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Man's bare chest with Do Not Resuscitate tattooed on it

Unconscious Man with DNR Tattoo Presents Ethical, Legal Challenges

December 4, 2017

An article in the New England Journal of Medicine describes the case of a man  unconscious, in deteriorating health, and without identification or family  who was admitted to a Miami emergency room. Upon examination, doctors found a large tattoo that said DO NOT RESUSCITATE (DNR) on his upper chest. The ER doctors were initially inclined to disregard the DNR, "invoking the principle of not choosing an irreversible path when faced with uncertainty." However, an ethics consultant advocated that the patient's wishes, expressed through his tattoo, be honored. The patient died the next day. Hastings Center Scholar Nancy Berlinger opines, "[It] might have been the most reliable way to make his voice heard. It was right to take it seriously." She is co-author (with Consortium chair Susan M. Wolf and Bruce Jennings of the Center for Humans and Nature) of the definitive Guidelines on the Termination of Life-Sustaining Treatment and the Care of the DyingIn the Washington Post, bioethicist Arthur Caplan discusses the legal implications of the case, noting "there are no legal penalties for ignoring a tattoo that instructs medical personnel not to resuscitate." He goes on to say, “'A tattoo, I think, is best seen as a way to alert medical staff to your wishes or trigger an inquiry to family and friends and partners'. . . adding that patients should keep the actual [advance health-care directive] in a pocket or wallet."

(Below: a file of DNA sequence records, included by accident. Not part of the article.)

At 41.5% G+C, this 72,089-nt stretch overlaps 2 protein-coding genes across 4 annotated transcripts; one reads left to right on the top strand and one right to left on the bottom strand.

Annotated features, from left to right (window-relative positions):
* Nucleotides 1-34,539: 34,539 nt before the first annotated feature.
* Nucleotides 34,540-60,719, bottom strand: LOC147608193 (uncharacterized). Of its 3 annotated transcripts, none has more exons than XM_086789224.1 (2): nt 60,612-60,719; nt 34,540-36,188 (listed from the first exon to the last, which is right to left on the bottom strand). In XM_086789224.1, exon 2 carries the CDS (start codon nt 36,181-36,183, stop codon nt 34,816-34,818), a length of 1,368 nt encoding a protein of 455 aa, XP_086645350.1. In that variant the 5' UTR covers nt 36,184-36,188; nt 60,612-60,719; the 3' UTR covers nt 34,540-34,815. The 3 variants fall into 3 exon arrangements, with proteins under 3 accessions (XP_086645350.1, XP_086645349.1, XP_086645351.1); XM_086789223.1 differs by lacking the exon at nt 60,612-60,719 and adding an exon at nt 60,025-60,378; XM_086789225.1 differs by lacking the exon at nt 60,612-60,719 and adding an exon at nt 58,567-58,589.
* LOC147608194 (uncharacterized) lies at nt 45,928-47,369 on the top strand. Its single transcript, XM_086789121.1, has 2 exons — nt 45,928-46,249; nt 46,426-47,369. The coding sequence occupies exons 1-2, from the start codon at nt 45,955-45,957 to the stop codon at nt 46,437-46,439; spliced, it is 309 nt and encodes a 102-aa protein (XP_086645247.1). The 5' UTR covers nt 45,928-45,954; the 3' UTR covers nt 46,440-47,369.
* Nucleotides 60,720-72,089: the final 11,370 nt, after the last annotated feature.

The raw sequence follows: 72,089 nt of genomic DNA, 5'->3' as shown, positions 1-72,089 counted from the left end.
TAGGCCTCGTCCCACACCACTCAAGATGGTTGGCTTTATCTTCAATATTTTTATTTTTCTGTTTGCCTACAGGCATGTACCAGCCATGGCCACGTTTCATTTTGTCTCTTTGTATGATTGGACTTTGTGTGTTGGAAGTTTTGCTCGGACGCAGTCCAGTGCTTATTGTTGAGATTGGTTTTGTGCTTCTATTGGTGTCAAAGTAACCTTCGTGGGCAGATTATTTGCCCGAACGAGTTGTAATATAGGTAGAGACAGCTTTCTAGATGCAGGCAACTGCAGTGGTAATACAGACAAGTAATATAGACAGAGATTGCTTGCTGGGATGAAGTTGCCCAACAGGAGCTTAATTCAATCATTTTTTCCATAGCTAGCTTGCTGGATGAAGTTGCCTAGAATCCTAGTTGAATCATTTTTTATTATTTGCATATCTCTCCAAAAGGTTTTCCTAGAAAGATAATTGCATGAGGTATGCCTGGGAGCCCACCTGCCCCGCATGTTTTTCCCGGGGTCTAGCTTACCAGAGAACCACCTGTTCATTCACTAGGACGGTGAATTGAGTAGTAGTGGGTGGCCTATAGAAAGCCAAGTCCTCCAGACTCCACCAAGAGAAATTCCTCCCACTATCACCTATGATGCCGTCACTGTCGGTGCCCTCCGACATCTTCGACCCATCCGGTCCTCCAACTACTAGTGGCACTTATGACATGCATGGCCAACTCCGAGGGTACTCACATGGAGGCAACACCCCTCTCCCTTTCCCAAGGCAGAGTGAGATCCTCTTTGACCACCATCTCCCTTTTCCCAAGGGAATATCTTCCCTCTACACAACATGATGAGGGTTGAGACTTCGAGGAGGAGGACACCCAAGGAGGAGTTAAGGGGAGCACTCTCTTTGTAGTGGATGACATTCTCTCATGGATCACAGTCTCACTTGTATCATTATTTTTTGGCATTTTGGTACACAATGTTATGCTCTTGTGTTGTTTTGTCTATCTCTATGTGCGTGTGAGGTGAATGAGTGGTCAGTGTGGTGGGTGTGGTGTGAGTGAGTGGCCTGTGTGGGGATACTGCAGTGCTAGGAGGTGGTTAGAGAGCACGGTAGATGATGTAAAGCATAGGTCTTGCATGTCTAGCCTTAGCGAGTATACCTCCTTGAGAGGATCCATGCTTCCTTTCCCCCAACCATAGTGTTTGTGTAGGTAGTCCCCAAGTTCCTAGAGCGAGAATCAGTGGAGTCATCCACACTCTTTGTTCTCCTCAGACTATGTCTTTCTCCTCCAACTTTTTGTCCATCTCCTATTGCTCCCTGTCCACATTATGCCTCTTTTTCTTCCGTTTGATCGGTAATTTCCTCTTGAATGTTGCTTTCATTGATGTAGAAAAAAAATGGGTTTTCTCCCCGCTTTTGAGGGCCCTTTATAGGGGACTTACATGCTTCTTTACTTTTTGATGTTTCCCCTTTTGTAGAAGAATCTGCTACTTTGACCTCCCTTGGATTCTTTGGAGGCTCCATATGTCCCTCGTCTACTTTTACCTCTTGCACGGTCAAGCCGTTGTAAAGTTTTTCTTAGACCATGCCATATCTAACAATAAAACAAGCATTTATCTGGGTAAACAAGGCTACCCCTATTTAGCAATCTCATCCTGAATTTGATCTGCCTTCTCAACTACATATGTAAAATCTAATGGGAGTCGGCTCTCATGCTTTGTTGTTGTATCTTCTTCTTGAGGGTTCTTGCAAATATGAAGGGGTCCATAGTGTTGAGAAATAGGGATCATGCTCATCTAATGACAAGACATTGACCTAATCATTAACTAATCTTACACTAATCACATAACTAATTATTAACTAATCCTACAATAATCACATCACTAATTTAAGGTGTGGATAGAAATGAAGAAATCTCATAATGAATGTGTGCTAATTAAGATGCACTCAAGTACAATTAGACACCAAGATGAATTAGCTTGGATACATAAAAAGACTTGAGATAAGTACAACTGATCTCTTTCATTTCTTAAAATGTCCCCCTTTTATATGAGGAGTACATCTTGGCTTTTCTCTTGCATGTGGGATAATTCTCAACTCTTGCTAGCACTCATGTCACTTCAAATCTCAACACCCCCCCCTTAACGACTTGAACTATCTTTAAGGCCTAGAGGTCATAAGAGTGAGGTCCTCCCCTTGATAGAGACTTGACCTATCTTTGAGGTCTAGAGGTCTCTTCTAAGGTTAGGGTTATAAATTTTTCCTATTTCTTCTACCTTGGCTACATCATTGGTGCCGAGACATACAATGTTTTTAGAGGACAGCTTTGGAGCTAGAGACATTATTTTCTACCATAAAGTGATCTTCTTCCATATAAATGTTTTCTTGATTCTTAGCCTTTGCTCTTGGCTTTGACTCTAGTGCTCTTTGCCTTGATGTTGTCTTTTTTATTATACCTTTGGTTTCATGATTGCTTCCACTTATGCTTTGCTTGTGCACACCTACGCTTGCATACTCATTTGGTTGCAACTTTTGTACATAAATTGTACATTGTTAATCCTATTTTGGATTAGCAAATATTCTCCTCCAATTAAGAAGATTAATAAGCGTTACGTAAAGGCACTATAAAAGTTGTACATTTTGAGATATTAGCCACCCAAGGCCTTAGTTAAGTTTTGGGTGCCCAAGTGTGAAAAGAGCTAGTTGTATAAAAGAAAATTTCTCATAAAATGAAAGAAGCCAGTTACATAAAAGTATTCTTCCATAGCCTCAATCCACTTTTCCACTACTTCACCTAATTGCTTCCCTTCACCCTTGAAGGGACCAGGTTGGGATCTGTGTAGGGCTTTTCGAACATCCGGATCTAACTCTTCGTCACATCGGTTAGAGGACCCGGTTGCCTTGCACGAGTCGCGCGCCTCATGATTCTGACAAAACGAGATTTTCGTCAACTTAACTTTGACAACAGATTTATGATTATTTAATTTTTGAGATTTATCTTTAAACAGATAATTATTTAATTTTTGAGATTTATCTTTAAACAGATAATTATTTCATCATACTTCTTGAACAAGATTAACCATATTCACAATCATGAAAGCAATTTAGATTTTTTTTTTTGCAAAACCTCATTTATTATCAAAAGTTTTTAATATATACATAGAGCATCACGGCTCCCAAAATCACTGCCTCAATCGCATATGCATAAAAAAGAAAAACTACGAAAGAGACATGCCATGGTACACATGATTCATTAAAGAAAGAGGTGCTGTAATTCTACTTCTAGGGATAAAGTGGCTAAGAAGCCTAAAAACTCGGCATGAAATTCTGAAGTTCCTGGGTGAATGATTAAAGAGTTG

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Steven Miles

Miles Wins ASBH Lifetime Achievement Award

November 1, 2017

Steven H. Miles, MD, has been recognized by the American Society for Bioethics and Humanities (ASBH) for his contributions to the field. Miles is Professor Emeritus at the Center for Bioethics, a Consortium member, and is best known for his work to hold people who perform and enable torture to account. As he noted in his award address, "In the United States, there are as many torture survivors as persons with Parkinson’s disease. . . . Where are the clinics and researchers to serve the needs of these people? Where are the ethicists and ethics committees speaking against the castes that make such suffering invisible to our academic health centers and health care system?" Miles is the author of Oath Betrayed: Torture, Medical Complicity, and the War on Terror and Doctors Who Torture, among other books and articles.